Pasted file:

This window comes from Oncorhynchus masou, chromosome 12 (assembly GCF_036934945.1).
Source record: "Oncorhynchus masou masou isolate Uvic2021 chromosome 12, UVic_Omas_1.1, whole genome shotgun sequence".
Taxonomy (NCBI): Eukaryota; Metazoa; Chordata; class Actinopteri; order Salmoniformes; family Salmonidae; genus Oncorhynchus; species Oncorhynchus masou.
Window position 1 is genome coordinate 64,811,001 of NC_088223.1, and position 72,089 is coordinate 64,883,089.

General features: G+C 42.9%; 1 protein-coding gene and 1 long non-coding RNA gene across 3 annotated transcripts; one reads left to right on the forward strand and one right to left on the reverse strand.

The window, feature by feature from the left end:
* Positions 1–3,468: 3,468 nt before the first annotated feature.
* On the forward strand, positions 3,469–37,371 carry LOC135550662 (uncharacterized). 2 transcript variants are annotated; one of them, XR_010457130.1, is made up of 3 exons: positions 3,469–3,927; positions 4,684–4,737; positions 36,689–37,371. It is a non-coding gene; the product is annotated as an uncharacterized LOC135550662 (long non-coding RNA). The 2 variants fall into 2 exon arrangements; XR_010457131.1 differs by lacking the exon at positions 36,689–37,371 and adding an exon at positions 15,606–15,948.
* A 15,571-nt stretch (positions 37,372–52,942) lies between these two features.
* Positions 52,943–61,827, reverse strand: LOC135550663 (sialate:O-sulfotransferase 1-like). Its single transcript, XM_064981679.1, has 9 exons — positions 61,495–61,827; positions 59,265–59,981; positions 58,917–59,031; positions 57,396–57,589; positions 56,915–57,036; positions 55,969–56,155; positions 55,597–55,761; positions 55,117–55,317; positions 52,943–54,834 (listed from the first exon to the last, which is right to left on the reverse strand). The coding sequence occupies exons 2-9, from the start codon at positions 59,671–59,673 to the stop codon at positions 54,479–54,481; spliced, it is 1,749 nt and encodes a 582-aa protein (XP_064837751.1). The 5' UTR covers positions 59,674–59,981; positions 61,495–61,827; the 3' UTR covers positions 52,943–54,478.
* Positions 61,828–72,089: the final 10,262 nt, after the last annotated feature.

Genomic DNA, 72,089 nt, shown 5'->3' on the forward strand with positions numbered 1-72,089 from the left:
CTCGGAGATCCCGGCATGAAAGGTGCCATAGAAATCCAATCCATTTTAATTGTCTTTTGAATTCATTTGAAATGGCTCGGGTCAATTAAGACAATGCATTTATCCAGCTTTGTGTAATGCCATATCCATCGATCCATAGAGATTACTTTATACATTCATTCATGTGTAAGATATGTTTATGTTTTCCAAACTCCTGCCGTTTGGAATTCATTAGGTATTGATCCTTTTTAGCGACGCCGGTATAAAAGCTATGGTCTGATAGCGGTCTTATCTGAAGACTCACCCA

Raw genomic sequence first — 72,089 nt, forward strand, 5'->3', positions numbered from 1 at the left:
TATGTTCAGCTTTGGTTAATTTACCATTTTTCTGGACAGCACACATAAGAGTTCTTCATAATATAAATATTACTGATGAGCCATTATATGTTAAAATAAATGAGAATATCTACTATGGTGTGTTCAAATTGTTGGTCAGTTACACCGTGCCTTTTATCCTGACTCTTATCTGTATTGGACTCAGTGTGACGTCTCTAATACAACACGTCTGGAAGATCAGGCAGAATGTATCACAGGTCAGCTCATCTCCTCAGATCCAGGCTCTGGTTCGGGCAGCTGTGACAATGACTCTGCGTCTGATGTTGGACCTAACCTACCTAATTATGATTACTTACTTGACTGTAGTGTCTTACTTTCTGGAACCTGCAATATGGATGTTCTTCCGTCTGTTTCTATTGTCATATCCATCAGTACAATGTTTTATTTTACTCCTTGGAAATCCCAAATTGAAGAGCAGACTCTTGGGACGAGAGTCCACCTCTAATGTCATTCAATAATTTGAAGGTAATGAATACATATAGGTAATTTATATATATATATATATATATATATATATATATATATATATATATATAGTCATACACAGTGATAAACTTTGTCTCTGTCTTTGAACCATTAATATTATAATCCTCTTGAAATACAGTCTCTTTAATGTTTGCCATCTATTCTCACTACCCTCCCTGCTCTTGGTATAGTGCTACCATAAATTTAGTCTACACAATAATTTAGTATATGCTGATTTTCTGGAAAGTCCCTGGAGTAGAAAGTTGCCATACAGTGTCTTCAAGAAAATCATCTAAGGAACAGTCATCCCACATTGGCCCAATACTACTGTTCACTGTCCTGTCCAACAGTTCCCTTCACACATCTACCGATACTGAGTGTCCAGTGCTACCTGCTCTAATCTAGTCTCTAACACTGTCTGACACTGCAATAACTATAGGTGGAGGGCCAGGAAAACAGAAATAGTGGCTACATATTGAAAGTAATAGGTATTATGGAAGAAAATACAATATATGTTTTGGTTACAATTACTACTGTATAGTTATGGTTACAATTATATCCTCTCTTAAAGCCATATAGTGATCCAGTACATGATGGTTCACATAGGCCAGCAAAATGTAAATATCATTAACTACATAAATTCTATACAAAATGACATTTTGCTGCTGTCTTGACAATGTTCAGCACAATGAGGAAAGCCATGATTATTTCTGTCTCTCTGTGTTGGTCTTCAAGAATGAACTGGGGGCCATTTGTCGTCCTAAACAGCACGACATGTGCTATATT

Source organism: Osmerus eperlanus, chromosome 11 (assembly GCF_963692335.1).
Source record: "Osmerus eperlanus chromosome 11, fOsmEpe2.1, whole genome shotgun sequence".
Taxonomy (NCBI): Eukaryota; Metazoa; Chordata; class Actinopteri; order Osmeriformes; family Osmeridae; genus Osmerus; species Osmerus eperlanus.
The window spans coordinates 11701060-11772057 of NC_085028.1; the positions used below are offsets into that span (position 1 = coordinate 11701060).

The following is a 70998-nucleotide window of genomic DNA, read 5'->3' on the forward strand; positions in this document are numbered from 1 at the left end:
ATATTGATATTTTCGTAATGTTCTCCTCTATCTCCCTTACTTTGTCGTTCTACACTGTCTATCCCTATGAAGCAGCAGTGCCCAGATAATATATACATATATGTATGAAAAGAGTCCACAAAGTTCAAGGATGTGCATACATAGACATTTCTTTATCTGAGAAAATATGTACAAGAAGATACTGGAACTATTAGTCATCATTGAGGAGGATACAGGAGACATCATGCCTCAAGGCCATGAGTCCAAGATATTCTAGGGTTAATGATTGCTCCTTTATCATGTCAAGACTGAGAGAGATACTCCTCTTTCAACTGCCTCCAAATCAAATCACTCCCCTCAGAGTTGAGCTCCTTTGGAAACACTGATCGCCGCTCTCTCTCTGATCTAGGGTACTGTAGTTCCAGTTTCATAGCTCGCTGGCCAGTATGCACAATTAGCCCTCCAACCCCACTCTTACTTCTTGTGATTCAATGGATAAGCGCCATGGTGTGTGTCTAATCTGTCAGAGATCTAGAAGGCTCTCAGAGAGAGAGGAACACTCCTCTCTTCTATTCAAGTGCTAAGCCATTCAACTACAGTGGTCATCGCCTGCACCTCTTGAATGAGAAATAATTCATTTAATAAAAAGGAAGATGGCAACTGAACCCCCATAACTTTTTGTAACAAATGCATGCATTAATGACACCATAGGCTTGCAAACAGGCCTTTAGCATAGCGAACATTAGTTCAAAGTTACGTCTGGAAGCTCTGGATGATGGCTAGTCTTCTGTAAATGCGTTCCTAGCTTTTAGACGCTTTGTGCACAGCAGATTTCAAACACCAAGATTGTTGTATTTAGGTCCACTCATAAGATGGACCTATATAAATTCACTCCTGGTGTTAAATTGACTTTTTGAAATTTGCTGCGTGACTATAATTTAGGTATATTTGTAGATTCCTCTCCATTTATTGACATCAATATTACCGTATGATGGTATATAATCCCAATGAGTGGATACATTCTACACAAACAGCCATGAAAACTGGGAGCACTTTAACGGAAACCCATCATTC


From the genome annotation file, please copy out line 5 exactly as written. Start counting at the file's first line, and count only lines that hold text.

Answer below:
General features: G+C 42.9%; 1 protein-coding gene and 1 long non-coding RNA gene across 3 annotated transcripts; one reads left to right on the forward strand and one right to left on the reverse strand.